10 essential PC peripherals
19th Jul 2007 | 23:00
The best add-ons and upgrades for your computer
Ah, the humble PC.
It truly is a modern Jack of all trades. But as much as you can do with your basic off-the-shelf desktop or notebook, there's lots of stuff it can't do. Or can't do well.
So here we've listed our 10 favourite treats for your PC. These add-ons and upgrades will transform your computer from simply being Jack, to being master.
Some are practical, some are fun, some are groundbreaking, and some are simply indulgent. But all 10 of these products are great at what they do, and none of them will break the bank.
The prices listed are average street prices; for our full review of each of our top 10 PC essentials, click on the product name.
5.1 speakers. £200. What does it do? Brings 5.1 surround sound output to your PC, getting over one of the major problems of multi-speaker setups by having wireless rear speakers. Why would you buy? Because every single person who has ever bought a 5.1 speaker system has thought it was great until they had to figure out how to trail wires around the room to the rear speakers. In addition, sound quality is strong for PC speakers and the Z-5450 set look impressive too.
Graphics tablet. £65. What does it do? Allows you to ditch your mouse - and theoretically even your keyboard - and use a tablet and pen combination instead to control your PC. Why would you buy? Despite its quirky name, this graphics tablet is one of the most elegant and serious alternatives yet to the mouse/keyboard ergonomic nightmare. If you're worried about RSI, it's worth the learning curve.
USB security computer. £95. What does it do? It's a Linux-based computer on a USB stick that takes over your computer's entire security needs, freeing up a huge chunk of system resources. Why would you buy? If you want to slow down even the fastest PC, install a complete security suite on it. The Pico takes that burden away, using all its own resources for security so you don't have to use any of yours. Speed and security receive a boost.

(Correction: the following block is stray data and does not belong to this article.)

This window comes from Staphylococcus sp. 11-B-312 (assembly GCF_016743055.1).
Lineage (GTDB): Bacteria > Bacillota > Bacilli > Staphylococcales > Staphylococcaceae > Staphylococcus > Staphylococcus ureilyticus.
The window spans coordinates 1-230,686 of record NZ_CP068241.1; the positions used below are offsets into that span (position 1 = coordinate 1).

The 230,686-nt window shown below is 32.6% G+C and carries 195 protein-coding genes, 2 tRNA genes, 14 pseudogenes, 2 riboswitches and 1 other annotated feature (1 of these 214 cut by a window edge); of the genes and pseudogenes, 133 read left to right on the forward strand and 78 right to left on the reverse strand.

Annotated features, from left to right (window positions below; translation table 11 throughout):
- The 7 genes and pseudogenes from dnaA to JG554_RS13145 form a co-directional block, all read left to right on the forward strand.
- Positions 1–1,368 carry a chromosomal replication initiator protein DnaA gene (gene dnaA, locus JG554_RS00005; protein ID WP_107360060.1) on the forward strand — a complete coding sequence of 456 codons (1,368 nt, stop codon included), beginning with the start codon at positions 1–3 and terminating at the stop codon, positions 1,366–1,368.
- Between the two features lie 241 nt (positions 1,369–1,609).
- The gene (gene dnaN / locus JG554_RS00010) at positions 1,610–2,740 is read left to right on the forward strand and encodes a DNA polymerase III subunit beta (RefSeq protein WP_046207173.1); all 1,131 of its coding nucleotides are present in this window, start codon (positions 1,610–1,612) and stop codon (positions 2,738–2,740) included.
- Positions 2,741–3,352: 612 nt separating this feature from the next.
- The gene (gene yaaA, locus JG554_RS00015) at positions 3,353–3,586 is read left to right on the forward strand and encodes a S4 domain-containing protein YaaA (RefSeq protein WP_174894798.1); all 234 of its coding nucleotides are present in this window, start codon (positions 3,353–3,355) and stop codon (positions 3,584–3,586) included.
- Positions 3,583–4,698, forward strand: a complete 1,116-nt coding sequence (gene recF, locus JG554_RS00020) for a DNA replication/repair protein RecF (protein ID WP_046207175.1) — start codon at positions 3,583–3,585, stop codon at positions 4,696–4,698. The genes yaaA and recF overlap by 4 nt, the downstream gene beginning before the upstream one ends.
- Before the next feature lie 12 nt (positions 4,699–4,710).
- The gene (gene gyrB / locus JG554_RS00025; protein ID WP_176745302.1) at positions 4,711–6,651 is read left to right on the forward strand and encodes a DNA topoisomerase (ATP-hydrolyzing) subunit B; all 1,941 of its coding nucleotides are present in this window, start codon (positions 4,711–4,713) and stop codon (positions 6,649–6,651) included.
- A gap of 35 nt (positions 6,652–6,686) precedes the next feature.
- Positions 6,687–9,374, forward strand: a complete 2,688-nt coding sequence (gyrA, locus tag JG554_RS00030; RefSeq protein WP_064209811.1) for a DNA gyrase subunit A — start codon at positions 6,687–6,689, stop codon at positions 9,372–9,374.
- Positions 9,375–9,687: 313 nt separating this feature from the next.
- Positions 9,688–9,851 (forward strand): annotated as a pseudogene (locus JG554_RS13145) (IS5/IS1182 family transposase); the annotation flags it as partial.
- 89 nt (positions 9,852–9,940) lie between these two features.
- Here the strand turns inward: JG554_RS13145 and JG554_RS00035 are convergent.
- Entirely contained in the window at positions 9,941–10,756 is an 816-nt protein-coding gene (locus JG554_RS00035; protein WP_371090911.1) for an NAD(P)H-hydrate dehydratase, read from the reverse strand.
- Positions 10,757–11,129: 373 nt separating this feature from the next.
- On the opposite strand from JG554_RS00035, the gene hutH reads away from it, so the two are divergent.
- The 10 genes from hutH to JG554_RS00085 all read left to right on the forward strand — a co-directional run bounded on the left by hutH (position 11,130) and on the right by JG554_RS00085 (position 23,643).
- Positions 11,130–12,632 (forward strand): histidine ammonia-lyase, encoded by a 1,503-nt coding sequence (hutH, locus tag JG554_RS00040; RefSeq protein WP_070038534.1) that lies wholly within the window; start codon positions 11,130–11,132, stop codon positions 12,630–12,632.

Media-burning software. £40. What does it do? Takes the pain out of creating all kinds of optical media, whether audio, video or data. Comes with loads of its own transitions, menus, backgrounds etc. Why would you buy? Think of how many times you're going to use your computer's CD- or DVD-burner in the next 12 months. Now imagine each time being quick, painless and successful - no matter what's going on the disc. That's Easy Media Creator 9. It's the only piece of software that's so practical, so useful and so affordable that it pushed its way into this list of hardware.
Graphics card. £130. What does it do? Gives your PC's graphics a boost over integrated solutions, allowing you to play recent games at decent settings. Is compatible with DirectX10, the graphics standard of Windows Vista. Why would you buy? It makes sense to have an up-to-date DX10-compatible graphics card for when Vista finally gets its drivers sorted out. It also delivers strong mid-range performance for anyone not willing to shell out for a top-end card. More on page 2...
External hard drive. £100. What does it do? Significantly boosts your available storage, without requiring you to fit a new drive inside your PC. Why would you buy? Large media collections can eat up storage space. The DriveStation is an affordable and effective way to give yourself more room - up to 1.5TB more - in a portable form.
PC steering wheel. £150. What does it do? Turns any driving game into a brilliantly realistic experience, complete with gearshift and pedals. Looks amazing. Why would you buy? Well, you'd have to be serious about your driving games to warrant spending this kind of money. But if you are, you simply won't find a better setup for anywhere near the same price. And it looks simply spectacular.
Inkjet printer. £85. What does it do? It's a hybrid five-ink printer that does a great job with photos and documents. Why would you buy? Once you've bought a printer, there are three things that make a difference: quality, speed and cost. And in all three areas the iP5300 outdoes its main rivals, making it a great all-rounder that will meet all your printing needs.
Cooling. £30. What does it do? Quite simply, it keeps your motherboard from getting too hot. Why would you buy? Even at this price, it may seem overkill for many casual users, and perhaps it is. But if your computer does a lot of work, you need to make sure it remains well ventilated. If you're looking at some of the other items on this list, you should look at this too.
Sound card. £60. What does it do? Improves significantly on your computer's on-board sound, and adds the possibility of up to 7.1 audio. Why would you buy? This isn't a card for serious audio creation, or perhaps even hardcore gamers. But if you've never had a separate sound card, the cost is a small price to pay for the noticeable improvement to the audio your PC produces. Gives you significantly improved control over your audio too.
Reviews originally appeared in PC Plus, PC Format and PC Answers magazines.